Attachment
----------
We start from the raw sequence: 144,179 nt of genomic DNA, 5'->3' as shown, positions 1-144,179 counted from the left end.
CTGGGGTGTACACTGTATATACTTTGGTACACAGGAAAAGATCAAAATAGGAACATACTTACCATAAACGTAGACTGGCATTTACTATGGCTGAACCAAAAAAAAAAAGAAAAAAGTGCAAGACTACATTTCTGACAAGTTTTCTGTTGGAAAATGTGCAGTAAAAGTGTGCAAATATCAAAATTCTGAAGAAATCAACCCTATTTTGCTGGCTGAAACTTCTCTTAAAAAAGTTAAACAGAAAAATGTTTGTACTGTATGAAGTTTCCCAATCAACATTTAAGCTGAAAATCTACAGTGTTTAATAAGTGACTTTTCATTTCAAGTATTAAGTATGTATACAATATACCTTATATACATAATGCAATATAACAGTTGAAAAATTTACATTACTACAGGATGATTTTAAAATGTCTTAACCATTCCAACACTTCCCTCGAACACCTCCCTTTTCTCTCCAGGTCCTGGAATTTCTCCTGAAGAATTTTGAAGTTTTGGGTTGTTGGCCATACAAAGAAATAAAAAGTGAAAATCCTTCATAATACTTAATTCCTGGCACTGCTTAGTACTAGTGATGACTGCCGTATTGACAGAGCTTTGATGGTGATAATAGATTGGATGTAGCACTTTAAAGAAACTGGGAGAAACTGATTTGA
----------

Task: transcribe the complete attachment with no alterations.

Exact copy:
We start from the raw sequence: 144,179 nt of genomic DNA, 5'->3' as shown, positions 1-144,179 counted from the left end.
CTGGGGTGTACACTGTATATACTTTGGTACACAGGAAAAGATCAAAATAGGAACATACTTACCATAAACGTAGACTGGCATTTACTATGGCTGAACCAAAAAAAAAAAGAAAAAAGTGCAAGACTACATTTCTGACAAGTTTTCTGTTGGAAAATGTGCAGTAAAAGTGTGCAAATATCAAAATTCTGAAGAAATCAACCCTATTTTGCTGGCTGAAACTTCTCTTAAAAAAGTTAAACAGAAAAATGTTTGTACTGTATGAAGTTTCCCAATCAACATTTAAGCTGAAAATCTACAGTGTTTAATAAGTGACTTTTCATTTCAAGTATTAAGTATGTATACAATATACCTTATATACATAATGCAATATAACAGTTGAAAAATTTACATTACTACAGGATGATTTTAAAATGTCTTAACCATTCCAACACTTCCCTCGAACACCTCCCTTTTCTCTCCAGGTCCTGGAATTTCTCCTGAAGAATTTTGAAGTTTTGGGTTGTTGGCCATACAAAGAAATAAAAAGTGAAAATCCTTCATAATACTTAATTCCTGGCACTGCTTAGTACTAGTGATGACTGCCGTATTGACAGAGCTTTGATGGTGATAATAGATTGGATGTAGCACTTTAAAGAAACTGGGAGAAACTGATTTGA